Analysis of Emotions and Vexations Wojcieck Bąkowski, Poland
Bunte Kuh Parastoo Anoushahpour, Faraz Anoushahpour and Ryan Ferko, Canada/Germany

Wavelengths 3: Light Space Modulator
This programme explores ways of recording and reshaping space with light, of measuring and mapping our bodily presence and impact vis-à-vis regional, global and abstracted cartographies.
Navigator Björn Kämmerer, Austria/Germany
Théodolitique David K. Ross, Canada
Office Space Modulation Terrarea (Janis Demkiw, Emily Hogg, Olia Mishchenko) Canada
Palms Mary Helena Clark, Canada/USA
Occidente Ana Vaz, France/Portugal
Terrestrial Calum Walter, USA
Tarlabaşı Cynthia Madansky,Turkey

Wavelengths 4: Psychic Driving
Is now a time for outrage? This programme of political statements and personal inquiries breathes new life into the politics of the image.
Actua1 Philippe Garrel, France (restored archival print courtesy of La Cinémathèque française)
Time for Outrage! Friedl vom Gröller, Austria
Untitled Behrouz Rae, USA
Many Thousands Gone Ephraim Asili, Brazil/USA
Neither God nor Santa Maria Samuel M. Delgado and Helena Girón, Spain
Psychic Driving William E. Jones, USA
UNcirCling John Creson and Adam Rosen, Canada
Engram of Returning Daïchi Saïto, Canada


Night without distance (Noite Sem Distância) Lois Patiño, Spain/Portugal (North American Premiere)
An instant in the memory of a landscape: the smuggling that for centuries crossed the line between Portugal and Galicia. The Gerês Mountains knows no borders, and rocks cross from one country to another with insolence. Smugglers also disobey this separation. The rocks, river, and trees: silent witnesses to help them to hide.
Night without distance precedes previously announced feature-film, Minotaur by Nicolás Pereda.

Santa Teresa and Other Stories (Santa Teresa y Otras Historias) Nelson Carlo de los Santos Arias Mexico/Dominican Republic/USA (North American Premiere)
Dominican filmmaker Nelson Carlo de los Santos Arias radically extrapolates from Roberto Bolaño’s unfinished, posthumous novel 2666, to produce a baroque fictionalized account of Ciudad Juárez. This noir-tinged tale soon begins to dovetail and intersect with a host of other stories recounted by a chorus of disembodied voices, creating a narrative palimpsest that blurs the line between factual documentation, lyrical observation, and fictional imagination.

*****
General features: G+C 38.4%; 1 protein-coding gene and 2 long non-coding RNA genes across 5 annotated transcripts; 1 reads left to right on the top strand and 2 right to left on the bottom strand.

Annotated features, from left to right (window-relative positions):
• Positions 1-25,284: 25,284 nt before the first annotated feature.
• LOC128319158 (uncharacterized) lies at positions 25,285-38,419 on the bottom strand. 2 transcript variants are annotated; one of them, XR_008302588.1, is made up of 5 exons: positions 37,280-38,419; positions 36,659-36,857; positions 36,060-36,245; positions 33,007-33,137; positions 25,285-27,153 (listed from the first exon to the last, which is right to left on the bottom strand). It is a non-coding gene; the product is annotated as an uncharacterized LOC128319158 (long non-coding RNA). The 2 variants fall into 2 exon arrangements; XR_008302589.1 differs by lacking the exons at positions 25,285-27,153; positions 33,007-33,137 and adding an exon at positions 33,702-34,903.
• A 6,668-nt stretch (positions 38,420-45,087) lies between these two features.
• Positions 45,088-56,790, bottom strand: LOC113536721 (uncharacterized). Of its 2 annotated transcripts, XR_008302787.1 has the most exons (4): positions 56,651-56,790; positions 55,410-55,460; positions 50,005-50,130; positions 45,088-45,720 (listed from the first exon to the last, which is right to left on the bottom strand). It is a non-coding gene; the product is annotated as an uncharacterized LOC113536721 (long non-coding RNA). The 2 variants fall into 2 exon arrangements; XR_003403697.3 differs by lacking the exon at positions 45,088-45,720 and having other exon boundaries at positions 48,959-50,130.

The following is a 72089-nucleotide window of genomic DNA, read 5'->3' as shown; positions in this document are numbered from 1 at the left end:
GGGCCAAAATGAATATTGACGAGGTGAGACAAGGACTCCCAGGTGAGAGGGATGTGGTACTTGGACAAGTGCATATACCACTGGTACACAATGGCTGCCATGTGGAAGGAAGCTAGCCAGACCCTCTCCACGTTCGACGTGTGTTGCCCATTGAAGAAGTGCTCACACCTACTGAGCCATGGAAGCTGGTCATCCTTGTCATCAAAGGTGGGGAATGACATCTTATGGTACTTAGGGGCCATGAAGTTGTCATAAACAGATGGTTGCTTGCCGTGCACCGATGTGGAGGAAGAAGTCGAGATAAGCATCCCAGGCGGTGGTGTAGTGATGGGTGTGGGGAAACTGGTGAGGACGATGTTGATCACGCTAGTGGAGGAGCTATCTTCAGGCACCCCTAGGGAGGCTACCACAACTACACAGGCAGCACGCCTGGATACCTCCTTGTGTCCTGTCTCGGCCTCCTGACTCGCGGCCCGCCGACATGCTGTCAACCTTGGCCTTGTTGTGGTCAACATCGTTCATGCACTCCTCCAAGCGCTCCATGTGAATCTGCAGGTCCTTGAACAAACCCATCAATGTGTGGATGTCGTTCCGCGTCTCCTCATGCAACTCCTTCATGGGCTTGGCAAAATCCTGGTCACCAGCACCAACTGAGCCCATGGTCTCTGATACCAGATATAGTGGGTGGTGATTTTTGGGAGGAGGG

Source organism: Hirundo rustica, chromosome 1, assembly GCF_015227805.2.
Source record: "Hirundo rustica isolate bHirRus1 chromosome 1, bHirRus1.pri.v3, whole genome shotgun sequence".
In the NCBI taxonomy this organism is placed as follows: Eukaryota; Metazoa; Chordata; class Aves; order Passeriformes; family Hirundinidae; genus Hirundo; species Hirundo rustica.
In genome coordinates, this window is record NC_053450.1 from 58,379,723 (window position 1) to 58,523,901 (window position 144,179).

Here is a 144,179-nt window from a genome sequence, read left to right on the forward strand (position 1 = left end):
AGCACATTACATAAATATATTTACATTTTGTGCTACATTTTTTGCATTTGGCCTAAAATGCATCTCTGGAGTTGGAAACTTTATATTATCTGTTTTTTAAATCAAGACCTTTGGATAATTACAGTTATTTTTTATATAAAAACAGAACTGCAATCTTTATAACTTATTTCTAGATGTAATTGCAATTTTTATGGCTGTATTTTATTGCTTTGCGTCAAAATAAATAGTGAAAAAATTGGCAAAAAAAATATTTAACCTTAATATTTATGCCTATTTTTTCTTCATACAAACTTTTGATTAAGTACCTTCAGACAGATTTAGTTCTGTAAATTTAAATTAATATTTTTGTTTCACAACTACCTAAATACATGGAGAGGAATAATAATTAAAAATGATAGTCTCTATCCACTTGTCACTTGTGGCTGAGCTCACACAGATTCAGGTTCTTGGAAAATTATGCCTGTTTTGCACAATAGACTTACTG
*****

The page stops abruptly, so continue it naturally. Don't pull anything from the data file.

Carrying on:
Preceded by:
Paradox of Praxis 5 Francis Alÿs, Mexico (International Premiere)
The latest in Belgian-born, Mexico City-based contemporary artist Francis Alÿs’ series of performative videos that politicize absurd or seemingly futile gestures, Paradox of Praxis 5 documents the artist’s nocturnal perambulations through Juárez as he kicks a ball of fire along the city’s desolate streets. Transcending metaphor, the eerie, mobile conflagration traces out an imaginary map of a devastated city.

Sector IX B (Secteur IX B) Mathieu Kleyebe Abonnenc, France/Senegal (North American Premiere)
Taking inspiration from L’Afrique fantôme — the controversial diary by surrealist writer Michel Leiris recounting his participation in the ambitious French ethnographic expedition of the 1930s to Dakar and Djibouti — Mathieu Kleyebe Abonnenc’s arresting first feature reflects on identity, cultural appropriation, and the transference of memory though objects.
Preceded by:
Faux Départ (False Start) Yto Barrada, Morocco/USA (North American Premiere)
The latest film by French-Moroccan artist Yto Barrada observes the elaborate fossil industry in Morocco. Paying homage to the “preparators” in the arid region between the Atlas Mountains and the Sahara Desert, whose intrepid work is fuelling a thriving trade in artifacts real, faux and hybrid, False Start is a rebuke to the fetishistic thirst for foreign objects, a sly meditation on authenticity, and a paean to creativity.

Previously announced was the pairing of Isiah Medina’s 88:88 preceded by Denis Côté’s short film May We Sleep Soundly.


Afternoon (Na ri xia wu) Tsai Ming-liang, Taiwan (North American Premiere)
A disarmingly candid, insightful and ultimately very moving conversation between Taiwanese auteur Tsai Ming-liang and his muse, actor Lee Kang-sheng, whose storied relationship represents one of the great collaborations in cinema history.

Arabian Nights: The Restless One Miguel Gomes, Portugal/France/Germany/Switzerland (North American Premiere)
A major hit at this year's Cannes, this epic, three-part contemporary fable by Portuguese auteur Miguel Gomes (Tabu) adopts the structure from the Arabian Nights texts in order to explore Portugal's plunge into austerity. The first volume of this thrillingly inventive and wildly ambitious triptych includes appearances by cunning wasps, virgin mermaids, an exploding whale, erection-inducing potions and a talking rooster.

Arabian Nights: The Desolate One Miguel Gomes, Portugal/France/Germany/Switzerland (North American Premiere)
Part Two of Portuguese auteur Miguel Gomes’ majestic, mutating modern-day folk tale relates how desolation has invaded humanity through stories involving a distressed judge on a night of three moons, a runaway, a teleporting murderer, a wounded cow, a sad, chain-smoking couple in a concrete apartment block, and a ghost dog named Dixie.